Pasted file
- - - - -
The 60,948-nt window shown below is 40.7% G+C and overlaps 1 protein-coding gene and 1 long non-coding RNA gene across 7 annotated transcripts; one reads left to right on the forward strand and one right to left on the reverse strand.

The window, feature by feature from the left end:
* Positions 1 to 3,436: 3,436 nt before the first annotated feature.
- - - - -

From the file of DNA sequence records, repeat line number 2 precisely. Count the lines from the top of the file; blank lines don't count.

The window, feature by feature from the left end: